There is plenty of empirical evidence that deep enough neural networks can memorize random labels on huge datasets (Chiyuan Zhang, Samy Bengio, Moritz Hardt, Benjamin Recht, Oriol Vinyals, "Understanding deep learning requires rethinking generalization"). Thus in principle by getting a big enough NN we can always reduce the training error to extremely small values, limited in practice by numerical accuracy, no matter how meaningless the task.
Things are quite different for the generalization error. We cannot be sure that for each learning problem, there exists a learnable NN model which can produce a generalization error as low as desired. For this reason the first step is to
1. Set your expectations correctly
Find a reputable reference which tells you that there exists an architecture which can reach the generalization error you're looking for, on your data set or on the most similar one for which you can find references. For example, look here
What are the current state-of-the-art convolutional neural networks?
to find current (at the time of the answers) SOTA (State Of The Art) performance for CNNs on various tasks. It's a good idea to try to reproduce such results on these reference data sets, before you train on your own data set, as a test that all your infrastructure is properly in place.
2. Make sure your training procedure is flawless
All the checks described in the answers to question
What should I do when my neural network doesn't learn?
to make sure that your training procedure is ok, are a prerequisite for successful reduction of the generalisation error (if your NN is not learning, it cannot learn to generalise). These checks include, among the other stuff:
- unit tests
- dataset checks (have a look at a few random input/label samples for both the training set and test set and check that the labels are correct; check width and size of input images; shuffle samples in training/test set and see if it affects results; etc.)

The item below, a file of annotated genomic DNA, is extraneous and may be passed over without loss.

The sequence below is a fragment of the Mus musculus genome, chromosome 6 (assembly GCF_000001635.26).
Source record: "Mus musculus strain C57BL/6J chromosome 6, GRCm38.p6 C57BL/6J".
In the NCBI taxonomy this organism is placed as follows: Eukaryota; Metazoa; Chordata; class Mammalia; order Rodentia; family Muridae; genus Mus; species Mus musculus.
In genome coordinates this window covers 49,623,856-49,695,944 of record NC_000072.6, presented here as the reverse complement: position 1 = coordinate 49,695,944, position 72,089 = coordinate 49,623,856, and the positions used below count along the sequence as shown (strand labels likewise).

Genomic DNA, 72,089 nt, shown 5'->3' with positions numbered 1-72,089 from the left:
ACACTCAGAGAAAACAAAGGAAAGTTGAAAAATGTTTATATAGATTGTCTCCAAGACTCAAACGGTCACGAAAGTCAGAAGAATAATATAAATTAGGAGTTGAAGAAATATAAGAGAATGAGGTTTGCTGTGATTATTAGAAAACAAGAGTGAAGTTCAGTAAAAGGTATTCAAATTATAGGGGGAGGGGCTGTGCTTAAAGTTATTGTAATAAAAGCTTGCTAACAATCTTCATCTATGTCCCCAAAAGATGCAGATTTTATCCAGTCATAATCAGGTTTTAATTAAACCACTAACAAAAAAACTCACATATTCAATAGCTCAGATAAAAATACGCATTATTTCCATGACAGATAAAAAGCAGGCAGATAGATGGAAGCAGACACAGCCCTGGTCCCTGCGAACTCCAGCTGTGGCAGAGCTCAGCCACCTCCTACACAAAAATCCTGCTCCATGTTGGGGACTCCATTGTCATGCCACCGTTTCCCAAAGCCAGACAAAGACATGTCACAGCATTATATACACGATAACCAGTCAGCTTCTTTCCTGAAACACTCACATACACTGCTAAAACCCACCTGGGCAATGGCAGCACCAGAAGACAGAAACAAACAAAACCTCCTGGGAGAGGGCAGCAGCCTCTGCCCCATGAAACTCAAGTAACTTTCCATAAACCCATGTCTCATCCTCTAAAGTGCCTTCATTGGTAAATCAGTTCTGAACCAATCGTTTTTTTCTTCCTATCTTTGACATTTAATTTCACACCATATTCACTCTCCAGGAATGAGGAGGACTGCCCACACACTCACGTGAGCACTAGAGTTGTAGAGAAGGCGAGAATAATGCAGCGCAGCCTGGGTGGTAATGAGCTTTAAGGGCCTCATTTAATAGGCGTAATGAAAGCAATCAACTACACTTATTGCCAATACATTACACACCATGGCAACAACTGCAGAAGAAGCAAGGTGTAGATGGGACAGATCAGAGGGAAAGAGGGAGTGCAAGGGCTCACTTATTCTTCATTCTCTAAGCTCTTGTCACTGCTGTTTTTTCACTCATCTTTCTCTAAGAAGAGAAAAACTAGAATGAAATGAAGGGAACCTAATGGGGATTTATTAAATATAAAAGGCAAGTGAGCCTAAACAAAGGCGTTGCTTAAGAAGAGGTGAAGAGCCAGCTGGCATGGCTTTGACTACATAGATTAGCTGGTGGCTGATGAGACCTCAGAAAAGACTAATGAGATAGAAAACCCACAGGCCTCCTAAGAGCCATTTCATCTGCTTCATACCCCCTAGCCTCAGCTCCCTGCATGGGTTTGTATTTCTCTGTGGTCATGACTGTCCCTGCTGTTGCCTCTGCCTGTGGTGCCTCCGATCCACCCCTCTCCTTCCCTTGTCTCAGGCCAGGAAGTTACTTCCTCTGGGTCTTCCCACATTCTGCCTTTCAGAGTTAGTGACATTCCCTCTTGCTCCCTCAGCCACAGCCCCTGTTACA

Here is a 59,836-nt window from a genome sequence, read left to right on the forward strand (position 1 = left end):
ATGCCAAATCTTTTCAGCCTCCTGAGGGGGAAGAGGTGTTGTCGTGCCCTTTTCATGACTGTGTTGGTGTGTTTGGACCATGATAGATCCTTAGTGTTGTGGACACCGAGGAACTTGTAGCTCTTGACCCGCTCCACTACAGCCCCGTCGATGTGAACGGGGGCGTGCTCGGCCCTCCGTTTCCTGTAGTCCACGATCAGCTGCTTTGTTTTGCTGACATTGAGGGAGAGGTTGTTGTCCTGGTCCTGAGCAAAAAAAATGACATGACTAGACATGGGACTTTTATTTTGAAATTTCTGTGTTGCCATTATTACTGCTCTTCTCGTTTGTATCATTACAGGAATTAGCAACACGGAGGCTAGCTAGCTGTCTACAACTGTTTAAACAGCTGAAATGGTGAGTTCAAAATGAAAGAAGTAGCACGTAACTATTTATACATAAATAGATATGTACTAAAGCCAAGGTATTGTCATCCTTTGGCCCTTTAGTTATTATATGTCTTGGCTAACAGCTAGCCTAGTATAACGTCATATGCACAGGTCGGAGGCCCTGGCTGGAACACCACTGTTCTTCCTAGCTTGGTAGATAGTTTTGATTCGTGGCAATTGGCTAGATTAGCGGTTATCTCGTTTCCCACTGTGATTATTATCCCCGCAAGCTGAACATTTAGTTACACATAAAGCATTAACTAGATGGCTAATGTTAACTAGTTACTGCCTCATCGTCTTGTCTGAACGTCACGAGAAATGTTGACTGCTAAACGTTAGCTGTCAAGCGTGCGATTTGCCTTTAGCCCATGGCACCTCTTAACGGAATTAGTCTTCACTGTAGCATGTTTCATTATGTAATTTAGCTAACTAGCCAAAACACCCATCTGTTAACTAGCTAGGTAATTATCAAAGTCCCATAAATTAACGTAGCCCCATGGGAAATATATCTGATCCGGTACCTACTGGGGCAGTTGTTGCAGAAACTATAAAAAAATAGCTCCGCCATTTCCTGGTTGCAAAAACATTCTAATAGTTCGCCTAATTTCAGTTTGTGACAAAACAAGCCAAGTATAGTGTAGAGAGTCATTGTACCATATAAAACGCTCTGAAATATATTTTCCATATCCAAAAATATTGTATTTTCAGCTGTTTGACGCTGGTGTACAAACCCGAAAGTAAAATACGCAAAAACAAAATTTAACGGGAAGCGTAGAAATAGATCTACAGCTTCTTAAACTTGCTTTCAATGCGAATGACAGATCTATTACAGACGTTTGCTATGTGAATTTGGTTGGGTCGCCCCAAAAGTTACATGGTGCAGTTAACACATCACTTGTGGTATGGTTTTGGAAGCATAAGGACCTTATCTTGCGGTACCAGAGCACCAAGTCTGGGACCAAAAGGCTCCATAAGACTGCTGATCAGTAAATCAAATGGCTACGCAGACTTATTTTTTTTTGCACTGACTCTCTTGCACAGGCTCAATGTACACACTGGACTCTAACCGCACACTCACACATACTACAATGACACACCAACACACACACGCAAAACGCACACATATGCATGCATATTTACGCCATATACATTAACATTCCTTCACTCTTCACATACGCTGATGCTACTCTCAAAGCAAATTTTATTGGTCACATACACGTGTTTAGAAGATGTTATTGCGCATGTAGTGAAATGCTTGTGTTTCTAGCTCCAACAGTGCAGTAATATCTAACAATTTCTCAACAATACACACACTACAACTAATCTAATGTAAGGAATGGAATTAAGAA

- randomisation tests
- standardize your preprocessing and package versions
- keep a logbook of numerical experiments
3. Try to get superconvergence
“Super-Convergence: Very Fast Training of Neural Networks Using Large Learning Rates” by Leslie N. Smith and Nicholay Topin shows that in some cases the combination of large learning rates with the cyclical learning rate method of Leslie N. Smith acts as a regulariser, accelerating convergence by an order of magnitude and reducing the need for extensive regularisation. Thus this is a good thing to try before
4. Setting your regularisation to the MAXXX
Regularisation often increases training time (bad), increases the training error and reduces the generalisation error (good), but too much regularisation can actually increase both errors (underfitting). For this reason, and because of the increase in training time, it’s often better to introduce the various regularisation techniques one at a time, after you successfully managed to overfit the training set. Note that regularisation by itself doesn’t necessarily imply your generalisation error will get smaller: the model must have a large enough capacity to achieve good generalisation properties. This often means that you need a sufficiently deep network, before you can see the benefits of regularisation.